This is a repost of an entry from my other blog, circa the spring of 2008. The topic seems to be one that continually intrigues me, so I thought I'd share it here, in hopes it connects with some of my new audience. And by new audience, I mean the three of you. ;-) Read on...
What does the artist owe his audience? It's an age-old question, but one I'm constantly intrigued by, so I'm gonna ponder out loud here in the Blogosphere in hopes some of you have an opinion to share on the matter.
As I mentioned in an earlier post, I've recently fallen under the spell of Van Morrison's music. It's spiritual, joyous, and hypnotic, and I can't stop listening to songs like "The Healing Game", "So Quiet in Here", "Into the Mystic", "Tupelo Honey", and "Tore Down a'la Rimbaud". His words and music have set my soul to soaring. The rub? Van Morrison, by all accounts, is a real asshole. A grouchy fireplug who berates his audiences and fellow musicians alike.
There's a part of me that's captivated by the fact that music that seems to reside on seraphim's wings can come from the heart of such a surly, bitter man, but the question that nags me even more is, does it matter one damn bit?
Van Gogh once asked why it wasn't enough for an artists' work to stand on its own. "Must we be men of character as well?" he asked his brother Theo in a letter. Well, I guess not. I mean, let's look at the record:
Ray Charles has apparently fired musicians mid-set for not keeping up.
Chuck Berry is so distrustful of people he requests to be paid in cash before he goes onstage.
Bob Dylan is, at turns, obtuse and aloof during interviews and concerts. I've seen him twice now and he's never uttered a word to the audience between songs.
Picasso was no treat.
Prince ain't gonna buy Girl Scout cookies from your kid...but you might wanna hide your Girl Scout from him.
Marlon Brando? Where does one begin?
Kurt Cobain? Asked and answered.
John was the 'moody' Beatle. But he was also The Walrus...and - no matter how cuddly cool Paul is - admit it, without John, the Beatles would've never evolved past "Eight Days a Week".
The litany of 'difficult' jazz artists is too exhaustive a list to delve into, but just for starters: Miles Davis sometimes did entire shows with his back to the audience, Charles Mingus threw more than one fellow musician across a recording studio, and Charlie Parker was, according to Miles, "the greediest muthaf***er I ever met."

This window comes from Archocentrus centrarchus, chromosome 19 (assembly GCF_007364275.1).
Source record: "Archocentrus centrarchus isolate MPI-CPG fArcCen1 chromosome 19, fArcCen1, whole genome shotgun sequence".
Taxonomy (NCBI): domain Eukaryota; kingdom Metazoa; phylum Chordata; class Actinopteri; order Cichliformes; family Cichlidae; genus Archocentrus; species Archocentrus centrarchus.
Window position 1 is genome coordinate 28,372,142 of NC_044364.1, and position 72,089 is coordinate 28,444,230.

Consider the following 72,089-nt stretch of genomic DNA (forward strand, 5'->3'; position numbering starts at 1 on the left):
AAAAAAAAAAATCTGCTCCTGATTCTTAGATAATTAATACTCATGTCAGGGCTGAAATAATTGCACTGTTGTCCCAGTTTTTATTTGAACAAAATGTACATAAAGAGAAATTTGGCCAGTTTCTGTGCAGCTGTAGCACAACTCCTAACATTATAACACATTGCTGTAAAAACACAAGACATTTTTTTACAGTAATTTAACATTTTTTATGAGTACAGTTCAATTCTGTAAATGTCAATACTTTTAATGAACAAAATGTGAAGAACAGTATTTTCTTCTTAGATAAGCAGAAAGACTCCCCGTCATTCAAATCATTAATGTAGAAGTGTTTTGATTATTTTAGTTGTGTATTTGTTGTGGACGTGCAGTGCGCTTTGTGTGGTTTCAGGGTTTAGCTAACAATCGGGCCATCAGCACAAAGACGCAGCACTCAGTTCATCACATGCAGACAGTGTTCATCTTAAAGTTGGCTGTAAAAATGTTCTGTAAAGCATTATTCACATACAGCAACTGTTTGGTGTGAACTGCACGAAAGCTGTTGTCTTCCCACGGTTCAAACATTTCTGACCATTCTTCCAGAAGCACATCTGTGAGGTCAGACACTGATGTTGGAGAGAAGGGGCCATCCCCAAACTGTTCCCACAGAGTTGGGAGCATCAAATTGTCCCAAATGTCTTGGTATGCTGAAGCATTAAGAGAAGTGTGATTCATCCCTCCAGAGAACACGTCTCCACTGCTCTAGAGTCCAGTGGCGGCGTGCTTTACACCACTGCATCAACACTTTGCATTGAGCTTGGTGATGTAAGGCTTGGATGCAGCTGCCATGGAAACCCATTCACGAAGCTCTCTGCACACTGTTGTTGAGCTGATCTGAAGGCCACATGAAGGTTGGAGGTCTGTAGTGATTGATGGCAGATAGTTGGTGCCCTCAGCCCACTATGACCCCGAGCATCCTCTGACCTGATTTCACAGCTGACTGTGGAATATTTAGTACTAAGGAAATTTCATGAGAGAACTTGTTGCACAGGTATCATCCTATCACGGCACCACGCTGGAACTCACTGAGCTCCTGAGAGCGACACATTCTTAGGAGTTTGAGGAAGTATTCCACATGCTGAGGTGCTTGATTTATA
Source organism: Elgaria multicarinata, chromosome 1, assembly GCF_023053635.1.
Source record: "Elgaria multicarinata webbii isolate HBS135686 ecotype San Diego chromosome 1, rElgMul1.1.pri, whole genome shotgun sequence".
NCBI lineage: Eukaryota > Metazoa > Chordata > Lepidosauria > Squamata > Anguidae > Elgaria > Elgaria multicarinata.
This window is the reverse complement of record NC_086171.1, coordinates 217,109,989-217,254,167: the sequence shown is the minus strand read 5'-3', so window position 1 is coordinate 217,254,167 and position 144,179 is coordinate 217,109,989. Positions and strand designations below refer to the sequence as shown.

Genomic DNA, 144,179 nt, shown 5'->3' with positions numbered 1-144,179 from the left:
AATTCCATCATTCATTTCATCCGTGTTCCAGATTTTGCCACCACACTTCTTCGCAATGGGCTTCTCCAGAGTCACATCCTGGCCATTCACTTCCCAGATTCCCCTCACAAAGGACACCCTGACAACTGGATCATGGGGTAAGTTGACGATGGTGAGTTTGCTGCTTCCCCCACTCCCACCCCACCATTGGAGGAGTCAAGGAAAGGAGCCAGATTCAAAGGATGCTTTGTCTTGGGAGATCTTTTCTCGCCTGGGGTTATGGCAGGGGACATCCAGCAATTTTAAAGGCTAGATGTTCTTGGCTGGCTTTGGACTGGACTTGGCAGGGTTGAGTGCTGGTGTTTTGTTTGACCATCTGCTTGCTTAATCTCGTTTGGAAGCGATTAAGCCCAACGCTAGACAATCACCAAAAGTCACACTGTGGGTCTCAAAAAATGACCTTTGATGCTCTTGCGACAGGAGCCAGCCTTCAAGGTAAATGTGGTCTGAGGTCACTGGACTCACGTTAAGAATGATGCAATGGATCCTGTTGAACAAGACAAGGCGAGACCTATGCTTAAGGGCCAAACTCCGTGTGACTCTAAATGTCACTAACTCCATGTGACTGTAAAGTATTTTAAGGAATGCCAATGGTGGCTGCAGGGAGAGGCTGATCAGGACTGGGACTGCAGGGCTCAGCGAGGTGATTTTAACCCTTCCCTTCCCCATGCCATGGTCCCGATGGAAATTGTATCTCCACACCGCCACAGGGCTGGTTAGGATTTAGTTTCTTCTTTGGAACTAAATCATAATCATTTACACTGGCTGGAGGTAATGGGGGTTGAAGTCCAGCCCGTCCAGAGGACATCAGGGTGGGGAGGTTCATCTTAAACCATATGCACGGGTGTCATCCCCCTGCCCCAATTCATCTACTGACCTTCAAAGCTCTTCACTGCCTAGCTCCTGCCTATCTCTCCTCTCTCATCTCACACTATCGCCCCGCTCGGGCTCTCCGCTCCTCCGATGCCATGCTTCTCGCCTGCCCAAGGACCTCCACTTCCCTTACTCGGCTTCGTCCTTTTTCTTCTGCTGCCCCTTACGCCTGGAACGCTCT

And the list of writers who've been brilliant bastards puts the jazz list to shame.
But...does it matter? Sure, I'd love for all my favorite artists to be as approachable at Tom Hanks at a backyard BBQ, but the fact is, there's something deep inside a lot of these folks that was wired differently. For every Jimmy Stewart, there's a Russell Crowe - someone who can only tap into their gifts at the sacrifice of certain social graces. Ryan Adams might storm off the stage mid-set in a fitful rage, while Bryan Adams will stay and sing to ya all night. In your living room. For a one-time fee of $11. Honestly, I can't get the guy to leave. Doesn't AirCanada have return flights out of Hartsfield?
My point is, sometimes the 'nice guys' are just that. Nice. Inoffensive. More than adequate. But hardly capable of taking you to a higher plane. Thelonious Monk was 'difficult'. John Tesh is a gem of a guy. But who would you rather have playing the Steinway at your party?
There are notable exceptions, of course, but the artistic world evidently thrives on the misfits, the socially inept, the depressed, neurotic, ego maniacal, and compulsive. I mean, I'll gladly accept whatever stormy tempest raged inside Miles Davis to give us "Kind of Blue" in exchange for the thought that he might be 'a lovely chap to have for tea'. Brando's performance is "Streetcar" is well worth his fits of random rage.
Bono, one of the nicer artistic types, once sang, "Every artist is a cannibal, every poet is a thief, all kill their inspiration, then sing about the grief." I guess some of our greatest artists must breathe in turmoil in order to exhale beauty. It takes grit for an oyster to make a pearl.
As for me, I'm returning the library book that tells me what a bitter sot Van Morrison is. I don't need to know. The music is enough. It's more than enough.